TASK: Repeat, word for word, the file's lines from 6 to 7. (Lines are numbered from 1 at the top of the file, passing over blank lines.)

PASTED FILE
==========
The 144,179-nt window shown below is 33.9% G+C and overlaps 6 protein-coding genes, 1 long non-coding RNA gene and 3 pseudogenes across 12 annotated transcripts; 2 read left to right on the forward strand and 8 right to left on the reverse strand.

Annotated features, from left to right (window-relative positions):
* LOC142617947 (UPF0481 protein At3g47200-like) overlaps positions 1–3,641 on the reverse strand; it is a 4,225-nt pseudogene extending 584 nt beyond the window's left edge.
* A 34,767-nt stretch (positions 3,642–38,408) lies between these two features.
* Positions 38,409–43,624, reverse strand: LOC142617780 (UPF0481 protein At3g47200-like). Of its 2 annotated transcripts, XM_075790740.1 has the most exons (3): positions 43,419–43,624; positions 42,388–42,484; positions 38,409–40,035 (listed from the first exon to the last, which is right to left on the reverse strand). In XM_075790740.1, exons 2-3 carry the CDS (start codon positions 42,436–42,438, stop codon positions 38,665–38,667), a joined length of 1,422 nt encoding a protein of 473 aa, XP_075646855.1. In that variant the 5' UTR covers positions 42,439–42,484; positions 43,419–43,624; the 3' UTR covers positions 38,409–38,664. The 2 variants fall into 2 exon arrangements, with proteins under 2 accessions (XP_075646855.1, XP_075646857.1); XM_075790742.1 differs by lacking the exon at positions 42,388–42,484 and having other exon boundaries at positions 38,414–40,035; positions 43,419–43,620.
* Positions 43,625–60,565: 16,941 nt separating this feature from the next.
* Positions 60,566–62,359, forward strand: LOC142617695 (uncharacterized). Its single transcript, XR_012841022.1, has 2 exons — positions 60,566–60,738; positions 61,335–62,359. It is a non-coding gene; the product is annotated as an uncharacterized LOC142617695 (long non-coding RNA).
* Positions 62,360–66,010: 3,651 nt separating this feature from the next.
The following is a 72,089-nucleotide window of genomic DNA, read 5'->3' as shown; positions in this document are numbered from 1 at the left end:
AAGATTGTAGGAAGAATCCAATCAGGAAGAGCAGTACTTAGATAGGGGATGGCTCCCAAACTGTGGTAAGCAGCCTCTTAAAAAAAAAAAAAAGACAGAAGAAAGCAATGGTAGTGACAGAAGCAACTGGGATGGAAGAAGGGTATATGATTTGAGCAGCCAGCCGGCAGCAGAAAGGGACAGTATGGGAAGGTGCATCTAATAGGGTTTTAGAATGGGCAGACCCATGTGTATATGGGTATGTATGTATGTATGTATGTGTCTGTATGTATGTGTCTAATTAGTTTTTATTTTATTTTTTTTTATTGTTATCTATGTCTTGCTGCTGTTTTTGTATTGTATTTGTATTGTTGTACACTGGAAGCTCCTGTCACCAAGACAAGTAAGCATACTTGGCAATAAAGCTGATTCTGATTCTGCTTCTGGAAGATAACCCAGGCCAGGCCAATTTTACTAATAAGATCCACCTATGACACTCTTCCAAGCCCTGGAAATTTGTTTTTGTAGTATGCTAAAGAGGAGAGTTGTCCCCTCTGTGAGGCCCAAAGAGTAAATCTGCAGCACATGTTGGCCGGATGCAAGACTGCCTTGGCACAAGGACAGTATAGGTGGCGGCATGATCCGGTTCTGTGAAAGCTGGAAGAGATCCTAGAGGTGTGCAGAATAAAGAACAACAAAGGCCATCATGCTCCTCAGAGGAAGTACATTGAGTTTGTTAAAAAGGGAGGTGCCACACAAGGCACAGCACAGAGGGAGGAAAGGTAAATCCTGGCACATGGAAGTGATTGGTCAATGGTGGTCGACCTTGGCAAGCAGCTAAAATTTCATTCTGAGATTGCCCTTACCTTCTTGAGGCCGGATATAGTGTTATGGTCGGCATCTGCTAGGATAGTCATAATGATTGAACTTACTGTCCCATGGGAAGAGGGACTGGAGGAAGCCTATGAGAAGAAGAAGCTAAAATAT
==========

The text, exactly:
* Positions 43,625–60,565: 16,941 nt separating this feature from the next.
* Positions 60,566–62,359, forward strand: LOC142617695 (uncharacterized). Its single transcript, XR_012841022.1, has 2 exons — positions 60,566–60,738; positions 61,335–62,359. It is a non-coding gene; the product is annotated as an uncharacterized LOC142617695 (long non-coding RNA).